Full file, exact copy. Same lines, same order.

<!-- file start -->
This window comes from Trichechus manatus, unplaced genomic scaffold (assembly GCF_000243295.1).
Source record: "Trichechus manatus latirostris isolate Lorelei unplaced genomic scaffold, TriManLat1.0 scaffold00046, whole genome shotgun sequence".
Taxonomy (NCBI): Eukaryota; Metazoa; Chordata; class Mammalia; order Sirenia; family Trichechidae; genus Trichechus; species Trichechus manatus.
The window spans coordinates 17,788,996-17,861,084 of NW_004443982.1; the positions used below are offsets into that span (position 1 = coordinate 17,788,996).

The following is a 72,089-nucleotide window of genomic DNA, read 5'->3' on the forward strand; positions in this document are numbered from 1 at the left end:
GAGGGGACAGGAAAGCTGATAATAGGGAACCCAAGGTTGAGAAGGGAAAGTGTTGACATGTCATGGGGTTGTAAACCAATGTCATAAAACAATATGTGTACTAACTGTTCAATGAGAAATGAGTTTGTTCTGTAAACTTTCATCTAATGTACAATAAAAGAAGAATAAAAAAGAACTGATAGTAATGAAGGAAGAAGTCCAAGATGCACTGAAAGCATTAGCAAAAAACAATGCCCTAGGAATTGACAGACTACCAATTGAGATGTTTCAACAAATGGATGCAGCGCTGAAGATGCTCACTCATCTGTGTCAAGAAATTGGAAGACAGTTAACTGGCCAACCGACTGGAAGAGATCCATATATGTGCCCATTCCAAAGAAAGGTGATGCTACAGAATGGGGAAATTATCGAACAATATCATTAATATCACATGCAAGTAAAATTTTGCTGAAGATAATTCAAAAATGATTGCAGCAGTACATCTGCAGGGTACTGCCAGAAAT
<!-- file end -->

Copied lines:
This window comes from Trichechus manatus, unplaced genomic scaffold (assembly GCF_000243295.1).
Source record: "Trichechus manatus latirostris isolate Lorelei unplaced genomic scaffold, TriManLat1.0 scaffold00046, whole genome shotgun sequence".
Taxonomy (NCBI): Eukaryota; Metazoa; Chordata; class Mammalia; order Sirenia; family Trichechidae; genus Trichechus; species Trichechus manatus.
The window spans coordinates 17,788,996-17,861,084 of NW_004443982.1; the positions used below are offsets into that span (position 1 = coordinate 17,788,996).

The following is a 72,089-nucleotide window of genomic DNA, read 5'->3' on the forward strand; positions in this document are numbered from 1 at the left end:
GAGGGGACAGGAAAGCTGATAATAGGGAACCCAAGGTTGAGAAGGGAAAGTGTTGACATGTCATGGGGTTGTAAACCAATGTCATAAAACAATATGTGTACTAACTGTTCAATGAGAAATGAGTTTGTTCTGTAAACTTTCATCTAATGTACAATAAAAGAAGAATAAAAAAGAACTGATAGTAATGAAGGAAGAAGTCCAAGATGCACTGAAAGCATTAGCAAAAAACAATGCCCTAGGAATTGACAGACTACCAATTGAGATGTTTCAACAAATGGATGCAGCGCTGAAGATGCTCACTCATCTGTGTCAAGAAATTGGAAGACAGTTAACTGGCCAACCGACTGGAAGAGATCCATATATGTGCCCATTCCAAAGAAAGGTGATGCTACAGAATGGGGAAATTATCGAACAATATCATTAATATCACATGCAAGTAAAATTTTGCTGAAGATAATTCAAAAATGATTGCAGCAGTACATCTGCAGGGTACTGCCAGAAAT